It must be somebody British and noteworthy in the field of visual arts.
At the end of this post
- I'm making my own suggestions
- I'm asking you who YOU think might be an appropriate person to represent visual arts in Britain.
Members of the public will have two months to nominate people of historic significance from the visual arts including artists, sculptors, printmakers, designers, craftspeople, ceramicists, architects, fashion designers, photographers and filmmakers – whose work shaped British thought, innovation, leadership, values and society. The public can nominate characters from within the field of visual arts on the Bank’s website.It's important to note that the Bank will
- NOT represent living characters on its notes, with the exception of the Monarch.
- NOT identify individuals who would be unduly divisive
- ONLY include a recognisable and usable representation of an individual within a banknote design. This is because banknotes are designed to be easy to authenticate and difficult to counterfeit.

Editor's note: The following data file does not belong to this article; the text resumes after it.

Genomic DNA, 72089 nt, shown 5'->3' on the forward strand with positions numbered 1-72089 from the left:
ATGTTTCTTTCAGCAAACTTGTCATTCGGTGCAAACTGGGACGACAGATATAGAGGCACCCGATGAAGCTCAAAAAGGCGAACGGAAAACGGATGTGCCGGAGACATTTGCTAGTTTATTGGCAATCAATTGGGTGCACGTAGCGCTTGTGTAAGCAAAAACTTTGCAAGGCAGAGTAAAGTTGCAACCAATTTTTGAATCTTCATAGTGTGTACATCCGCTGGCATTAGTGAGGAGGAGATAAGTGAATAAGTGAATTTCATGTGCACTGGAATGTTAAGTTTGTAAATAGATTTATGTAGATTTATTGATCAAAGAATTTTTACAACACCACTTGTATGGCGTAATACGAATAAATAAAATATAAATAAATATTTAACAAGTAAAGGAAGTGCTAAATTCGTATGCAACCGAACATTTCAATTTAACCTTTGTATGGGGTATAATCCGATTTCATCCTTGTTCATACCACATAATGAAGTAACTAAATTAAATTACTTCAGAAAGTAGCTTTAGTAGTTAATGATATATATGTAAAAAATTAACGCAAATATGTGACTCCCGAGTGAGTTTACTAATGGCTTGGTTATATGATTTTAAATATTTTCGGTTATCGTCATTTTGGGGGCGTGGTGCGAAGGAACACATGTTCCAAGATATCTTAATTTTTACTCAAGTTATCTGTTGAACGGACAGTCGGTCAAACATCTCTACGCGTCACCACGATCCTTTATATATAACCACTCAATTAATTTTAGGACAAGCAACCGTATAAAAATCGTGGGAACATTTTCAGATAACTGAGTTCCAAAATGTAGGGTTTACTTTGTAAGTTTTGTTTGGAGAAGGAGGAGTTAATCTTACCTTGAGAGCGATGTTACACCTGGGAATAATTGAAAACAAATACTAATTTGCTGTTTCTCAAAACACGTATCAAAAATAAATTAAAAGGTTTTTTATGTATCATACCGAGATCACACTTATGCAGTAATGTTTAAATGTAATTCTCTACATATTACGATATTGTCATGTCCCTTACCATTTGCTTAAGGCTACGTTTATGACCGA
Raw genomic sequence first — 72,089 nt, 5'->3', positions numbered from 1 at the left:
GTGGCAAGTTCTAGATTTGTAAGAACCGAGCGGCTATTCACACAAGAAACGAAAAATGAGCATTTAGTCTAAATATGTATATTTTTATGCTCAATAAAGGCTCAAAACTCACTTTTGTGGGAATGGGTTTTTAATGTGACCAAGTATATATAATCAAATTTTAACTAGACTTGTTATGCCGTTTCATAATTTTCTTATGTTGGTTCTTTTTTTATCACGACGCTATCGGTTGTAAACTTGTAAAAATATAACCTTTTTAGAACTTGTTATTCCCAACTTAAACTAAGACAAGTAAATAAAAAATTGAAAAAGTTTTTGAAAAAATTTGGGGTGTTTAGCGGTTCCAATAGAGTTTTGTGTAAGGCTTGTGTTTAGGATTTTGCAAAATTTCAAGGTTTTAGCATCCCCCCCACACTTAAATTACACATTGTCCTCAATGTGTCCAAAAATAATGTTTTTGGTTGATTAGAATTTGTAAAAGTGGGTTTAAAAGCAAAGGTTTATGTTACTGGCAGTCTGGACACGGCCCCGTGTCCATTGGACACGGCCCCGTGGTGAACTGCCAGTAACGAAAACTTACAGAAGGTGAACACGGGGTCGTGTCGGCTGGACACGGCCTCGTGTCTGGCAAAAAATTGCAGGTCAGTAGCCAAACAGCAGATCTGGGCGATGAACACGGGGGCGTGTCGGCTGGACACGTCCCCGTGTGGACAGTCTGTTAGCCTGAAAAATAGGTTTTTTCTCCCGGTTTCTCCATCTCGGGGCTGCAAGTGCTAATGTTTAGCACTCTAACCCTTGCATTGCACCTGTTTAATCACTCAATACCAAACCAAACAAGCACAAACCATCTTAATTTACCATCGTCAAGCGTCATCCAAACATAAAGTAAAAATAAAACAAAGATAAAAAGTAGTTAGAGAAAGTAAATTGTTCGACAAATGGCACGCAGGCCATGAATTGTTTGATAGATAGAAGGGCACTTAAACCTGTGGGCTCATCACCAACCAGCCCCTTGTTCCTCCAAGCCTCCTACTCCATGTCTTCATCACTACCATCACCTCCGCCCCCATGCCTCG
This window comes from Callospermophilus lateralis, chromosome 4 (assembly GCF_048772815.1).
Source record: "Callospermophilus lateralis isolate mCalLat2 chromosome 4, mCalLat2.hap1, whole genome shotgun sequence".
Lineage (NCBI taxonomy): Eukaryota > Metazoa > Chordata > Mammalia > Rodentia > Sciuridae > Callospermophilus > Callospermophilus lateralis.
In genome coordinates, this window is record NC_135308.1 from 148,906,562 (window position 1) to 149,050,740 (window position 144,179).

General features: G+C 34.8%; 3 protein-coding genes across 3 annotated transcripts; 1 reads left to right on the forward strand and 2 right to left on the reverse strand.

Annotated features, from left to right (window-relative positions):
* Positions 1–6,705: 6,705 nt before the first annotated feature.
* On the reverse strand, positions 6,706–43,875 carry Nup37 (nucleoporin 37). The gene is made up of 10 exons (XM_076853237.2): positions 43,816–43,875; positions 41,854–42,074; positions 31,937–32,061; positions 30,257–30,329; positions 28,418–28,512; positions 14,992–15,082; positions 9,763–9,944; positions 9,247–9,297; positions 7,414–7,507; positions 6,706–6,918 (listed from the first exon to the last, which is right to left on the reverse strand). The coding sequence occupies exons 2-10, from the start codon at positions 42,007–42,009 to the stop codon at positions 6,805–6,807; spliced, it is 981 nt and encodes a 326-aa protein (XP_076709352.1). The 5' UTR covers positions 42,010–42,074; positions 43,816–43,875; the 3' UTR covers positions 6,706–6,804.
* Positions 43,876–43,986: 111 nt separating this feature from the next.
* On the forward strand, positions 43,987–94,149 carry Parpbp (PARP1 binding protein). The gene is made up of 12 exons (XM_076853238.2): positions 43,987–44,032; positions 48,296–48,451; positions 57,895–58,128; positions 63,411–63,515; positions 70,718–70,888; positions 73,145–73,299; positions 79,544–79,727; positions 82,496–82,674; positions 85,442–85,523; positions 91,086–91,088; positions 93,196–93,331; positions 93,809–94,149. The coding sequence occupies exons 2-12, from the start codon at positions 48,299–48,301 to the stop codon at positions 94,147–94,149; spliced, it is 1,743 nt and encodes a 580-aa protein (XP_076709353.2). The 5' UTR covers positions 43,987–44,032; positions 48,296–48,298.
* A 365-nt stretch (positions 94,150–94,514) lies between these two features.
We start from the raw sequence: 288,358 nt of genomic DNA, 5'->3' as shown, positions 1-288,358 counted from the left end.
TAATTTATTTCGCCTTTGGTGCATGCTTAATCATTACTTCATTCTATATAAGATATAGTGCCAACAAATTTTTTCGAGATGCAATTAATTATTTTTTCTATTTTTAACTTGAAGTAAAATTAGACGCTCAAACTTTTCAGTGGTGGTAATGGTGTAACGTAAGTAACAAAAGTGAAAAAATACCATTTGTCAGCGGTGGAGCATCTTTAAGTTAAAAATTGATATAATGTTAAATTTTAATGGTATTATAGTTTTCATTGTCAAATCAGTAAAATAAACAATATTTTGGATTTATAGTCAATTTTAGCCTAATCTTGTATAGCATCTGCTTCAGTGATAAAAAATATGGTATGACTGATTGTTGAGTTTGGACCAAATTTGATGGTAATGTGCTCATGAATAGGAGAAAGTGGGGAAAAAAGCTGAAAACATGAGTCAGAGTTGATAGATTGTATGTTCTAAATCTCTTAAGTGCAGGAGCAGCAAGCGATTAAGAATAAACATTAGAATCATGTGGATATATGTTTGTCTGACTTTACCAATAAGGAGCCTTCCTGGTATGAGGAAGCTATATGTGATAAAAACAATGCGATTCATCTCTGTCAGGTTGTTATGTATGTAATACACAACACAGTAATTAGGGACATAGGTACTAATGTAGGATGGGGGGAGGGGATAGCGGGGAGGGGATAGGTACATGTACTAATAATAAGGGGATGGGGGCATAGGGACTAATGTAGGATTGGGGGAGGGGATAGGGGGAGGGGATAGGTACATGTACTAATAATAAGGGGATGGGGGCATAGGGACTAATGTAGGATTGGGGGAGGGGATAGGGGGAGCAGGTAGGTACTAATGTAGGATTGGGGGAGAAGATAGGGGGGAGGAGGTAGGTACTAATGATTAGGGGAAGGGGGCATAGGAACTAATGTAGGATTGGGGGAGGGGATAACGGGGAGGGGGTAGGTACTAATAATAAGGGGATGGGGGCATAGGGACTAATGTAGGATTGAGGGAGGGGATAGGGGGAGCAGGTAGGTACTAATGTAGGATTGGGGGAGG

Note about the processBack at the end of 2013, the Bank of England decided that the public should have much more involvement in the choice of people to include on banknotes.
CommentaryFor some reason, Jonathan Jones of the Guardian has once again been told or has chosen to be controversial (others would call it downright rude!) in Should the public vote for the artist on the new £20 note? No way – they've got terrible taste. He's decided that "the people" cannot be trusted to vote because too few do and it is then too easy to sway the vote.
I think he's got it badly wrong. This is not an art competition, nor is it a taste competition!